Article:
You'll be experiencing the Omo Valley from the vantage point of luxury tented camps, a unique setup that offers exclusive access into the farthest corners of the Omo Valley. Unlike the basic lodges on the typical trail, Lale's Camp is an exclusive tent on the embankments of the Omo River. The setting, seclusion and setup of the tents make it one of most exceptional experiences on offer in East Africa.
Day 10: Omo Valley
Following breakfast, head into the remote region of the Mursi. The Mursi are noted for their body scarification, body painting and most striking is the clay plate that is inserted into the lower lips of the women. They can be reached after boating upstream and then a short hike to their village.
After lunch take a boat ride to Muguji/Kwegu. The Kwegu people (or Muguji people) are hunter-gathering and agro-fishery people of Surmic ethnic extraction inhabiting the shores of the Omo River. The ethnic Kwegu are one of the smallest ethnic groups in Ethiopia with a population of about 700. They are primarily fishermen, hunters and cultivators, they spend a large part of their time on the river and are noted for their canoe-making skills. The speed of the river's current and the dangers from the crocodiles render these skills vital.
Return to Lale's Camp as the sun sets.
Day 11: Omo Valley
This morning you'll head to Turmi via road (~3 hours). Turmi is the home of the Hammer tribes, famous for their body decoration, moonlight dance (Evangedi Dance) and Bull jumping. Bull jumping is a ceremony marking the rite of passage from childhood to adulthood. While it's impossible to guarantee a sighting of the Bull Jumping ceremony, it occurs often enough for their to be a reasonable chance of seeing it.
After spending the afternoon with the Hammer, return to Lale's Camp.
Day 12: Bale Mountains National Park
As sun rises over Lale's Camp, enjoy breakfast before returning to the chopper and leaving the Omo Valley behind you as you head for the highlands of the Bale Mountains National Park.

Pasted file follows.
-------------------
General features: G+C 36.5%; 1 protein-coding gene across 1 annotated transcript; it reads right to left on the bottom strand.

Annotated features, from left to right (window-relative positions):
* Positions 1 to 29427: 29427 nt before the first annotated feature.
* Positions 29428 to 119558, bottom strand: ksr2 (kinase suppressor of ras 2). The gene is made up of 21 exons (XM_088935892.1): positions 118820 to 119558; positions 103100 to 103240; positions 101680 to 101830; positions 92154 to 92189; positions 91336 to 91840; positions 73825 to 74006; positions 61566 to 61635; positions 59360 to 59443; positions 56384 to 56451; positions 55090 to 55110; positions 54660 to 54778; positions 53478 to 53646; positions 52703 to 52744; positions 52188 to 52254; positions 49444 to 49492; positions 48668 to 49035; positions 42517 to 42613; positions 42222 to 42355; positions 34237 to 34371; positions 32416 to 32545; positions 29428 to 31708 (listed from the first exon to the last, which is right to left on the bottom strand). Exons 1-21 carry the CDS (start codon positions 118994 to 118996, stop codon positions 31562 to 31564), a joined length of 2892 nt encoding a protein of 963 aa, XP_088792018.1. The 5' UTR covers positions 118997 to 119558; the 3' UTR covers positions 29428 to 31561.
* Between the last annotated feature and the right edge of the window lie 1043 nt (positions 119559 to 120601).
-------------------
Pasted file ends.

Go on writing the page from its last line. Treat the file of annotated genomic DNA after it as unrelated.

As you approach the park, the environment becomes increasingly mesmerising. Magnificent forests cling to the sides of deep valleys; high peaks, rocky outcrops, pinnacles and ridges pierce horizons; and moorlands, grasslands and peaty pools sit in plains and hollows.
Dinsho (also called Gurie) is the Park Headquarters; a village in South-central Ethiopia. Located in the Bale Zone of the Oromia Region in the heart of the Bale Mountains, it has an elevation of 3207 meters.
In the afternoon there will be time for a walk around to see some of the endemic mammals, including Menelik's Bushbuck or Mountain Nyala Dinsho. If time permits you may explore the Geysay Valley, observing a wealth of bird species: Blue-winged goose, Spot-breasted lapwing, Abyssinian long claw, Wattled ibis, Black-headed siskin and Rouget’s rail.
Your accommodation in the Bale Mountains is the beautiful Bale Mountains Lodge. Nestled into the Harenna Forest, this lodge has a romantic cabin feel, with wood burning fires in the rooms and beautiful views of the forest all around.
Day 13: Bale Mountains National Park
After breakfast in the lodge, spend a full day exploring the park with your guide. The Bale Mountains contain the largest tract of high moorland in Africa. Virtually uninhabited, they are entirely unspoilt and were set aside as a national park to protect the endemic Mountain Nyala.
The Bale Mountains possess an exceptional beauty and charm, reminiscent of the Scottish Highlands. They are green and spacious, decorated with rocky peaks and crags, numerous small lakes, extensive heathland, magnificent cloud forests and bogs. Within the park is Mount Batu which sits at 4307m, making it one of the highest mountains in Ethiopia. The Ethiopian Wolf is the real star of the show and is regularly sighted here.
The Sanetti Plateau is home to Ethiopia's second highest peak, Mount Tulu Dimtu, which sits at a staggering 4377m.
Explore the high-altitude Sanetti plateau, home to the largest population of endemic Ethiopian Wolves anywhere in Ethiopia. The road is lined with the orange-blossomed Lenontis and in the wet season the red hot pocker (Kniphofia) is blooming beneath the trees and attracting the brilliant iridescent Tacazza and Malachite sunbirds. Aquila eagles are amongst the birds of prey that you may see, and almost all Ethiopian vulture species are regularly spotted.
After spending the morning on the plateau, drive back to your lodge and visit the spectacular Harenna Escarpment where there are some remarkable views. For bird lovers, endemic birds may be seen, such as white-backed Black Tit, Abyssinian catbird, Black-winged Lovebird, Golden-backed wood pecker and Black-headed Siskin.
Return to the lodge for dinner over the roaring fire.
Day 14: Addis Ababa
After a relaxed breakfast, board your helicopter for the last time as you head to Addis Ababa to line up with your return flight home. Services in Addis can be arranged depending on your international flight departure time.
Prices, Departures and Inclusions
Enquire for price.
Single Supplement And Child Policy
Single Supplement: 454 USD.
- Transport via private helicopter.
- Airport transfers and road transport via air-conditioned vehicle.
- Accommodation based on twin rooms.
- Meal plan full board.
- Fees for entrances, local guides and compulsory scouts for activities mentioned in the itinerary.
- All government taxes for the services included in the tour price.
- International flights and visa fees.
- Activities not mentioned or stated as optional in the itinerary.
- Fees for photos and video.
- Other personal expenses, souvenirs, tips and gratuities, etc.